The movement appeared to reach a high point this summer in the Italian port city of Genoa, where more than 100,000 people gathered to protest a summit of the G-7 group of industrialized countries and Russia. One protester died, and scores were injured in clashes with Italian police.

Organizers had been hoping to build on the momentum generated in Genoa. Demonstrations were planned for Washington in September to coincide with the annual meetings of the World Bank and International Monetary Fund, and in Rome later in November at the U.N.'s World Food Summit. Those events were postponed after the terror attacks.

Protest organizers canceled November's planned march on New York's financial district after determining that demonstrations targeting places like the New York Stock Exchange or the former World Trade Center would have been seen by many as unpatriotic.

Monbiot admits the public mood is not yet right to renew large-scale street protests, but he says that may be changing. He says he foresees a time -- possibly soon -- when large, non-violent protests will again be tolerated and supported: "It's certainly being perceived as unpatriotic to go on big demonstrations at the moment, although of course there have been some very big anti-war demonstrations. So I think that as long as they are not violent in any way, there is still plenty of room for large-scale protests."

Monbiot says a positive development from the attacks might be that future anti-globalization protests will be shorn of their violent components. Peaceful organizers have long lamented the fact that violent groups use the demonstrations to push their own radical anti-capitalist agendas -- undermining the causes of peaceful protesters.

"I do hope that the small numbers of people who did become violent [at] protests will have seen what real violence looks like and that maybe will make them stop and think, and make them less likely to engage in violence again. It has to be said that the violence was very small-scale and certainly nothing by comparison to any of the terrorist violence that we've seen. But I think it has stopped them in their tracks a bit."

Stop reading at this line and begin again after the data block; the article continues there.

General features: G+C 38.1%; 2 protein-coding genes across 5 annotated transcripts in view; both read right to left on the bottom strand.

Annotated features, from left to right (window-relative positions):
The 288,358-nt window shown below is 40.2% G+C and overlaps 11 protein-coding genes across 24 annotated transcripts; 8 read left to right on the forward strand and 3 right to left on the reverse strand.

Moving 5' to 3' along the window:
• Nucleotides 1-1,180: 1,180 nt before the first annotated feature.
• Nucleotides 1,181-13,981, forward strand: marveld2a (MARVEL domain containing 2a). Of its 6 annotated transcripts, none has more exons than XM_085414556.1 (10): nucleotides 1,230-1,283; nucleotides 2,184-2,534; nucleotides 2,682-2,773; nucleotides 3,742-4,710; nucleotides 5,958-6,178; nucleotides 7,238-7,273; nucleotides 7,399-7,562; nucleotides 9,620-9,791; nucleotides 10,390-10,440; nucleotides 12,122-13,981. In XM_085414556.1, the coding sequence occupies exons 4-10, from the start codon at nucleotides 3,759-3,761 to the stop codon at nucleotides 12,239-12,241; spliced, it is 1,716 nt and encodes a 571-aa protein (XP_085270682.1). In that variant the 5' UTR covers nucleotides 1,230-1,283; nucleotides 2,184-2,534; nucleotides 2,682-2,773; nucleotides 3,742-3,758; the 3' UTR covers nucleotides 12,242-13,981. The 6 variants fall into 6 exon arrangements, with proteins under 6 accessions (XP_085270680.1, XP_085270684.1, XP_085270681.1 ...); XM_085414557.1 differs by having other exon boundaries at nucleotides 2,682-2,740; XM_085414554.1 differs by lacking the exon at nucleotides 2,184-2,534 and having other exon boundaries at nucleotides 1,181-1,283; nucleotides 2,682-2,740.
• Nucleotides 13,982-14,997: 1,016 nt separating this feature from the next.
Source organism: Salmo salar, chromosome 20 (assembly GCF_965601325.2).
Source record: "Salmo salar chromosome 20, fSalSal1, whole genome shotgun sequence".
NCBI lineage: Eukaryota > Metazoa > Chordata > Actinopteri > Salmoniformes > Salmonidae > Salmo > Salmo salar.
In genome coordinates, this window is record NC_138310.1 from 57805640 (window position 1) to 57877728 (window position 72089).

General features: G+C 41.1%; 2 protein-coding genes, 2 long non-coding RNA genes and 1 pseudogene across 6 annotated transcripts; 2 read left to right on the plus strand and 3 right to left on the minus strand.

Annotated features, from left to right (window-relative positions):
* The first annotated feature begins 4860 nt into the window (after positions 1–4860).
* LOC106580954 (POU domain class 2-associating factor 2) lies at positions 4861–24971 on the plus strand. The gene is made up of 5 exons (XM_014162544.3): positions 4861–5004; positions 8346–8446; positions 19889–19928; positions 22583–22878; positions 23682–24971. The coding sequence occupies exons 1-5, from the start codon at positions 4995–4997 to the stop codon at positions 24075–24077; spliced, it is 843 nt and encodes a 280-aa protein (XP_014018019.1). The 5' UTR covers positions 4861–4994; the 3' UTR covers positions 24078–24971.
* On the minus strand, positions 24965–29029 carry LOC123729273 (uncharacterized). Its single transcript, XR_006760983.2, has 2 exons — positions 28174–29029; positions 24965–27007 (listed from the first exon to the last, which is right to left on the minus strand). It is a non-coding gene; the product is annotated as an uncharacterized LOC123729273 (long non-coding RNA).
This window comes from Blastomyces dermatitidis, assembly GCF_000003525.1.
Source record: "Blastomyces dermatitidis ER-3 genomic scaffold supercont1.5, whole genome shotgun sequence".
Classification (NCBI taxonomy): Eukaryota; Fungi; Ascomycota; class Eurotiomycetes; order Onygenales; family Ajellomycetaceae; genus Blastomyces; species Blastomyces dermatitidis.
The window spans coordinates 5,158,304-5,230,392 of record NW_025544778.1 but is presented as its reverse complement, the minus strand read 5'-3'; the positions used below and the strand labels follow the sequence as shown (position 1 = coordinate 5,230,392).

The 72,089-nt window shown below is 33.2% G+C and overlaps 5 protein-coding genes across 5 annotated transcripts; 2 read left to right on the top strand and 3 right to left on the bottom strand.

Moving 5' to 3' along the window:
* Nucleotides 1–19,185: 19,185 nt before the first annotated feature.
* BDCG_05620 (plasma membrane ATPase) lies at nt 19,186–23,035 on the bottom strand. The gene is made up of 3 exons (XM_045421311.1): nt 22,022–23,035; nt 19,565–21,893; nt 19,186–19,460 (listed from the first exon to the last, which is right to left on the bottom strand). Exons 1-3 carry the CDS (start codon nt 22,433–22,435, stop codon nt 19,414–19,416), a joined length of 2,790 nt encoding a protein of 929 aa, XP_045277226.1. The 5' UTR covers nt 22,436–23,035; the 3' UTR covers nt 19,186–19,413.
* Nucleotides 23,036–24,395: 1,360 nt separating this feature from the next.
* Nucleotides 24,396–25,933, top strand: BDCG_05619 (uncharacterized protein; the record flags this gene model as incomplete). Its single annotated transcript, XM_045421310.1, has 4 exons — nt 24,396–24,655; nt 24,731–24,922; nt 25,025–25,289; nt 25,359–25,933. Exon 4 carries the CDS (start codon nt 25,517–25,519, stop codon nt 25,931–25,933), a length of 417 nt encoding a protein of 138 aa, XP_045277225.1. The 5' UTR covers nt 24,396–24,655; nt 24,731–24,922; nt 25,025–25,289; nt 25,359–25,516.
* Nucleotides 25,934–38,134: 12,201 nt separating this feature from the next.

Both Monbiot and George are optimistic about the future of the protest movement.

George says that, at least in Europe, interest in ATTAC and in the anti-globalization cause in general is not flagging: "I think you have to differentiate between what is happening on the ground in the United States right now and what's happening in Europe. Maybe in the U.S. they are feeling this in a very different way. But certainly in Europe, I would say that this is not a factor. We have gone right on. We are organizing lots of protests for 10 November on the WTO. They are going to be going on in literally dozens of countries in dozens of locations. We're doing them in a decentralized way. There is no one rallying point. And there seems to be terrific enthusiasm among people coming out on those demos."

Many groups are now recasting themselves to harness what they see as growing opposition to the war in Afghanistan.

The U.S.-based protest group the Mobilization for Global Justice, which until now had targeted the lending practices of the World Bank, has recently rechristened itself as the Mobilization for Global Peace.

Scattered anti-war protests in the U.S. and Europe to date have drawn respectable crowds, but nothing like the tens of thousands of people who came to Prague or Genoa.

Monbiot, for one, says this swapping of labels from "anti-globalization" to "anti-war" makes sense: "There is no question that the anti-war movement is a priority because something is happening that needs to be urgently responded to. And in many ways, what's going on in Afghanistan is a concrete example of some of the more abstract things [such as unfair labor or trade practices] that many of us were protesting against."

Monbiot says the movement's next test of strength will come on 18 November in London, where a large anti-war demonstration is planned. He says organizers hope to attract more than 100,000 people.